Across Europe, car audio systems are close to becoming a standard, saturated product offering. As a result, vehicle manufacturers and suppliers are now looking at promising alternatives such as nomadic devices, Bluetooth, DAB, satellite radio, HDD and other important digital media playback as key revenue sectors, new research suggested.

To leverage emerging growth opportunities, original equipment manufacturers (OEMs) need to strike the right balance between offering sophisticated features while ensuring cost-effectiveness. They must also ensure that the systems match the needs of various vehicle segments, Frost & Sullivan said.

It said the car audio systems market in Europe earned revenues of EUR1.49bn in 2005 and estimates this to reach EUR2.37 bn in 2014. The key reasons for such strong expansion will be the explosive growth of MP3 head units.

"Consumers increasingly want to use the MP3s they burn at home inside their cars," said Frost & Sullivan telematics and infotainment team leader, Praveen Chandrasekhar. "MP3s are also available, physically separate from the CD, from many other sources. These factors are driving the demand for OE audio systems to offer MP3 playback capabilities - a trend that is promoting future market growth."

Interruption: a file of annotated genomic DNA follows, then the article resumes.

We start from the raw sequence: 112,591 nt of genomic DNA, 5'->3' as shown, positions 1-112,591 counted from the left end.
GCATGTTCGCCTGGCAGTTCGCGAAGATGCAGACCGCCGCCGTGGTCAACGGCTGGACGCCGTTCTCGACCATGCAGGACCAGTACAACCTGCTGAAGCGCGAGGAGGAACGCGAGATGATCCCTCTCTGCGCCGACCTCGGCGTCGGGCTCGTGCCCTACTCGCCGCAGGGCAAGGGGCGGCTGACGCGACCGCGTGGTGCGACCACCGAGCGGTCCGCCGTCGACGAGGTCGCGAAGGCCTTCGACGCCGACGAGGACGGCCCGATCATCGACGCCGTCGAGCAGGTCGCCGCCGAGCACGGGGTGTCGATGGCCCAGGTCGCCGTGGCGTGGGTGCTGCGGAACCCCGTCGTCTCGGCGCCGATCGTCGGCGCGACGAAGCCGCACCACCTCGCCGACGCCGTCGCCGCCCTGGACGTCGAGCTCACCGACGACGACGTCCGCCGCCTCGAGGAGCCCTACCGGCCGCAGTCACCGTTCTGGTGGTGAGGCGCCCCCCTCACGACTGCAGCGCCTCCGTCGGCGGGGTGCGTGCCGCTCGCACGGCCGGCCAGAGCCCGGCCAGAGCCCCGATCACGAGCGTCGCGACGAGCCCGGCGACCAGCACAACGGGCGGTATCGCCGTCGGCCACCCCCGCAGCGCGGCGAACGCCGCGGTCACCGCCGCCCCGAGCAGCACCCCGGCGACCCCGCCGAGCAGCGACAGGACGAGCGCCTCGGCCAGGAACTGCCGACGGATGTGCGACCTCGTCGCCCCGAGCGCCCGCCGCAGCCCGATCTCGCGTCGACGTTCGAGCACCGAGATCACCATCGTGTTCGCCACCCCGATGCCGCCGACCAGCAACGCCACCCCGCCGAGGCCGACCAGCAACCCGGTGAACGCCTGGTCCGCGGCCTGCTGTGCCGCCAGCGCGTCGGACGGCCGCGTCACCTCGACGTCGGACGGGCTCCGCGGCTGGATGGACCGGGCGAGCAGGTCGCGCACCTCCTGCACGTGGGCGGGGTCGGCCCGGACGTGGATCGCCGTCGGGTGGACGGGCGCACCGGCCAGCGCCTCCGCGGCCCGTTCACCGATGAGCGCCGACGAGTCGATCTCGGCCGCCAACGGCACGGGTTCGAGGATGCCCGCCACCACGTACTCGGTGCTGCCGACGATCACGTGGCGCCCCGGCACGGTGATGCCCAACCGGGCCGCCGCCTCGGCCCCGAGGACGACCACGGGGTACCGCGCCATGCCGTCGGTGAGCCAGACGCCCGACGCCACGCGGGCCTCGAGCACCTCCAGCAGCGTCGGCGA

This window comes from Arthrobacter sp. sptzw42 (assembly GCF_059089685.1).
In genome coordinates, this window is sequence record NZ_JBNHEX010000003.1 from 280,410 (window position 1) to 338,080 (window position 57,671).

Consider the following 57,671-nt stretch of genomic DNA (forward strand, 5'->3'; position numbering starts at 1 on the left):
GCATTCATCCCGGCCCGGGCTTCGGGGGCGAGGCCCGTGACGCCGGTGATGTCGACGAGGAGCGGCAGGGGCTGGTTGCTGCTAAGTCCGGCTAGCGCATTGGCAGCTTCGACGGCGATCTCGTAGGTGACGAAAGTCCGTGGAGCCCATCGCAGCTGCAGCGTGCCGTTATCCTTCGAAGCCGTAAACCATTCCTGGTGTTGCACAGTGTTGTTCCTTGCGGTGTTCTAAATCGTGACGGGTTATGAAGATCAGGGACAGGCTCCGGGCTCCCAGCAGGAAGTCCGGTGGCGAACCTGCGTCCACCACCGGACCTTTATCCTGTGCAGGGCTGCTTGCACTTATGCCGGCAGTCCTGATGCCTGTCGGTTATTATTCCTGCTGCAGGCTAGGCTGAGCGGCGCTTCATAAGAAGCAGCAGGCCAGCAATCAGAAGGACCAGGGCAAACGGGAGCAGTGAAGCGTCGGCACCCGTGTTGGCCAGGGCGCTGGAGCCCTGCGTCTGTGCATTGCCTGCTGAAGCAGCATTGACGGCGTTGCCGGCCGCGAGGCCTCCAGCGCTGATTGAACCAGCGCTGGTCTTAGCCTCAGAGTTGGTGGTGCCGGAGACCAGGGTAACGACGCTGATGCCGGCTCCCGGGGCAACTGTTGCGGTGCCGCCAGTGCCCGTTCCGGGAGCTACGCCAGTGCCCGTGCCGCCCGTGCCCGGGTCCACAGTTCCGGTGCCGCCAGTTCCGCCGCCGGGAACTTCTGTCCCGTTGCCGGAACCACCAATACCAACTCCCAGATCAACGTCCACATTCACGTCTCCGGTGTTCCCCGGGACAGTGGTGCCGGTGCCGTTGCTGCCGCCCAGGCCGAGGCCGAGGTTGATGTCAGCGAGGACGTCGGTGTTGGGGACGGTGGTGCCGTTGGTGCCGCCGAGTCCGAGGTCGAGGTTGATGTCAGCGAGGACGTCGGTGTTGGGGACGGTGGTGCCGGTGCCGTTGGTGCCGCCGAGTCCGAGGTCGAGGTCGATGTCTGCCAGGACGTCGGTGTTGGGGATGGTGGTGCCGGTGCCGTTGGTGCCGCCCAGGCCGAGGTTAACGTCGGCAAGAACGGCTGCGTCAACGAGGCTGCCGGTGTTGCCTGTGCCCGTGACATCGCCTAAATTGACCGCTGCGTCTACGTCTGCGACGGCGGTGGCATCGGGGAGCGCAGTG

Currently, different compressed digital media such as MP3 and WMA are widely available. When consumers burn an original music CD at home, it gets ripped onto their home PC in WMA [or MP3] format, and they want to use this in their cars as well. This is pushing the need for vehicle manufacturers and suppliers to offer digital compressed media playback.

"This means that OEMs can make revenues out of a new product," added Chandrasekhar. "In addition, the cost of implementing MP3 across different vehicle platforms is also declining, a sign that clearly proves rising interest levels in MP3."

However, the lifecycle mismatch is a highly relevant issue in the audio systems market due to rapid technological developments such as, for instance, the launch of Bluetooth A2DP (audio distribution profile) for audio streaming from personal devices into the vehicle. Being in sync with fast-evolving technologies presents a clear challenge to automakers and is becoming increasingly important because of competition from low-cost aftermarket systems.

"The typical time taken for the construction of a vehicle is three to five years, whereas the typical lifetime for any consumer electronics standard is around a year and a half only," said Chandrasekhar. "This makes it difficult for vehicle manufacturers and their associated Tier 1 suppliers to keep track of these rapid changes, and upgrade their vehicles to incorporate the latest audio technologies."

Vehicle manufacturers and their associated Tier 1 suppliers need to increase their product portfolio for audio systems. This means they not only have to offer different solutions such as the single CD, MP3 and even high-end DVD players, but must also ensure a wide variety of each of these.

"They must strive to strike the right balance between cost and features suited to a particular vehicle segment," Chandrasekhar added. "This strategy will help counteract competition from low-cost aftermarket systems."